David Donachie,
The Privateersman Mysteries #6: A Game of Bones
(Macmillan, 1997; McBooks, 2003)

A Game of Bones is, sadly, the final volume in David Donachie's series of Privateersman Mysteries featuring Harry Ludlow, late of His Majesty's Royal Navy, but now taking his chances on his own ship, Bucephalas. He is returning to England after adventures (and misadventures) overseas, and his mood is black after the death of the woman he loved -- although, let's be honest, he didn't know her all that well. Ludlow is cruel to his men, harsh with his friends, unfeeling even to his brother, James, who sails with them.

I was prepared to dislike this book, as it dragged on with its now-unlikable protagonist. When he sends his ship and crew carelessly into action and is soundly trounced, Ludlow seems to be at the nadir of his career.

Fortunately, the right bit of encouragement -- including a recollection of the great Nelson -- restores Ludlow's temper, if not his luck. His homecoming is not a pleasant one, as he sails into fleet-wide mutinies at Spithead and Nore, as well as a staggering personal financial crisis.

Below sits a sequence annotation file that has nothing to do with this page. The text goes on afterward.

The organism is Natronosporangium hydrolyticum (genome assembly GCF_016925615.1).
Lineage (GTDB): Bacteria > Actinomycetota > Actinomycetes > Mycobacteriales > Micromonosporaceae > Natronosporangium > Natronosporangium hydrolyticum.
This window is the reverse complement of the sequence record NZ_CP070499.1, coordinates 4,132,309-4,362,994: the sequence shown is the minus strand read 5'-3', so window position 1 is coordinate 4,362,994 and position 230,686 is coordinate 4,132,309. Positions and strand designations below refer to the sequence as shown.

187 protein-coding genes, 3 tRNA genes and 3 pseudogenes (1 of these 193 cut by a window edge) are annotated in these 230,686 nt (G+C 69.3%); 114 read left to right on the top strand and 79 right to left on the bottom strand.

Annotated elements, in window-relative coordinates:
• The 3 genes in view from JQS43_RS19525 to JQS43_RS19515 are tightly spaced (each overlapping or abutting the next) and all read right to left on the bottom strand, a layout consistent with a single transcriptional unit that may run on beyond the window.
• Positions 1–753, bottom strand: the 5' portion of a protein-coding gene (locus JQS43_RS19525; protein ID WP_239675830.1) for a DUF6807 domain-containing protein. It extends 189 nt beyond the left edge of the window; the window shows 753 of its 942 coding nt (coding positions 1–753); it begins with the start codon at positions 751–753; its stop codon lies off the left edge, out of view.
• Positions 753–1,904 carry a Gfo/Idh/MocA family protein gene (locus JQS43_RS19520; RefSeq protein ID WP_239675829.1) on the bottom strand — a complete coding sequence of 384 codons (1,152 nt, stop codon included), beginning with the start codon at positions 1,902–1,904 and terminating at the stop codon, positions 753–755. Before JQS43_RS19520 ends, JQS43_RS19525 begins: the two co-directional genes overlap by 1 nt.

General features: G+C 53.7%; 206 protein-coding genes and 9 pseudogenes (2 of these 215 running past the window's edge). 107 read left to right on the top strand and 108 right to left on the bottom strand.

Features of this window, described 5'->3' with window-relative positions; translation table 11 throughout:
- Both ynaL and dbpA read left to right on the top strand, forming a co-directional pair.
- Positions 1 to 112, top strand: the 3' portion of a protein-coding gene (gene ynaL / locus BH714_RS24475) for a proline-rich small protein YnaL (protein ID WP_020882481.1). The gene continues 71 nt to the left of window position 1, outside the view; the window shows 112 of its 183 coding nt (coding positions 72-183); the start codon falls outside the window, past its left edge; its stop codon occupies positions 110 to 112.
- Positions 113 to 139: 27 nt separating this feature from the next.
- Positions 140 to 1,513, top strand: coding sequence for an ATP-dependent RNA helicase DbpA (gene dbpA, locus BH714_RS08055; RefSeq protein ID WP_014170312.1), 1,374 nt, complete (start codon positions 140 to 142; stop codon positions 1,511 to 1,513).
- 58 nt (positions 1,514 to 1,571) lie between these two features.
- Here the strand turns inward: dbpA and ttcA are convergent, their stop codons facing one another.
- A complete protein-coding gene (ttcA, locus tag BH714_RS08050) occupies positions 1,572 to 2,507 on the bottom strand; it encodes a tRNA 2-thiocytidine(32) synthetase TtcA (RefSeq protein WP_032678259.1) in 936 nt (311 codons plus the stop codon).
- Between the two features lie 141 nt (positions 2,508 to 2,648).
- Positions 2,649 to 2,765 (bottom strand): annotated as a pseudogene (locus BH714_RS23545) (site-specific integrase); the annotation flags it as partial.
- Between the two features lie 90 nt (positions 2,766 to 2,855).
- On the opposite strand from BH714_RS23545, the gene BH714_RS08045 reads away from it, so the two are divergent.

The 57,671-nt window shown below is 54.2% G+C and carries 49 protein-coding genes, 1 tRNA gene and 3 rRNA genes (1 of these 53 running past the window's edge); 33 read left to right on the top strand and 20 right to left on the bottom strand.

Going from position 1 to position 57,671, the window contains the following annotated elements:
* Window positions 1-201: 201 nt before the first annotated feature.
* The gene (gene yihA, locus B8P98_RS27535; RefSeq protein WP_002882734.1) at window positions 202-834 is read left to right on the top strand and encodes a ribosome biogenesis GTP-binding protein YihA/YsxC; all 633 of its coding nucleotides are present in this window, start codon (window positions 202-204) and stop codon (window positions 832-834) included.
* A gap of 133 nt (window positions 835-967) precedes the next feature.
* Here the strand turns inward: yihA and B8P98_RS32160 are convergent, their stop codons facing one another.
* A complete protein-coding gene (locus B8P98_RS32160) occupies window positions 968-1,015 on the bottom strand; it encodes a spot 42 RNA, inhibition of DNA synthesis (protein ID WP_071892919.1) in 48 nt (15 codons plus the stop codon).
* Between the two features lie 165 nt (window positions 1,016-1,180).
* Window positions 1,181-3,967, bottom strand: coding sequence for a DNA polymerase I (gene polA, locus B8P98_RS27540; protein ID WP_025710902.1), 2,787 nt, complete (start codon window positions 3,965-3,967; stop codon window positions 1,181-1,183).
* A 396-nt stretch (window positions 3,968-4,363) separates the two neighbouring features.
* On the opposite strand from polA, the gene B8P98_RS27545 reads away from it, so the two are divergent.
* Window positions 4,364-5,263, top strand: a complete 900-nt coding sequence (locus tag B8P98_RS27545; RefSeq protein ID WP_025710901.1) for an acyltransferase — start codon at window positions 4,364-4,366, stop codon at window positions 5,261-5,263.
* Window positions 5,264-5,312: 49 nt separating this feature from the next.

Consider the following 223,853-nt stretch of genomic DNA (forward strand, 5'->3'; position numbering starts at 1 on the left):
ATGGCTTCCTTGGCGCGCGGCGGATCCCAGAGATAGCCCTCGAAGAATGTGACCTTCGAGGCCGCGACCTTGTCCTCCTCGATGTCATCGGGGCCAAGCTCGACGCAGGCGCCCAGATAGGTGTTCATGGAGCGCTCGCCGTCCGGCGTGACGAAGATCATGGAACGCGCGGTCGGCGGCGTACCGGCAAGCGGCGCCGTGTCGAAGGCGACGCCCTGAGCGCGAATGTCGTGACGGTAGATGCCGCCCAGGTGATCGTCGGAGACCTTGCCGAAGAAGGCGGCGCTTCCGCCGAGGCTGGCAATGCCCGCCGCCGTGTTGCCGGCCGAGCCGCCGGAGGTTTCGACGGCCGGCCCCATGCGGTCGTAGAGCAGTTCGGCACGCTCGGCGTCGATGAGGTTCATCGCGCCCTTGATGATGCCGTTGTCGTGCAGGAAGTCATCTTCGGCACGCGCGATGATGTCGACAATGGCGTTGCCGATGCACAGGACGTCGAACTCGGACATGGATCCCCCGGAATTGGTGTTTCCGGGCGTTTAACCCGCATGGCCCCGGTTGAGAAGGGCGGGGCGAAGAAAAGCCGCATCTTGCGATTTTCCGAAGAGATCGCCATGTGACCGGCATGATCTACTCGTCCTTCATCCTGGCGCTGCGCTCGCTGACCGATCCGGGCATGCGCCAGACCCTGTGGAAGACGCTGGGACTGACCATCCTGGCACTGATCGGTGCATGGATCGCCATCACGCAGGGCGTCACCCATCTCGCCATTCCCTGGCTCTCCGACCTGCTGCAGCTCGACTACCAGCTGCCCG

There's a way out for Ludlow, of course -- but of course it's not going to be easy.

A Game of Bones may just be my favorite book of the series, although it does not include the usual elements of a mystery. There is plenty of action, at sea and on land, and a clever antagonist who puts Ludlow in his place more than once. The climactic encounter between them is white-knuckle action from start to finish.

It doesn't feel as though Donachie intended this to be his last Ludlow book, as some matters are left unresolved -- Ludlow's finances, for one, and a pert Irish lady who seems likely to take his mind off past losses in New Orleans. But, a solid 15 years later, it's probably safe to say Donachie is content to leave Ludlow's fate uncharted. I for one enjoyed this series thoroughly and am sad to see it end.

book review by
Tom Knapp

22 November 2014

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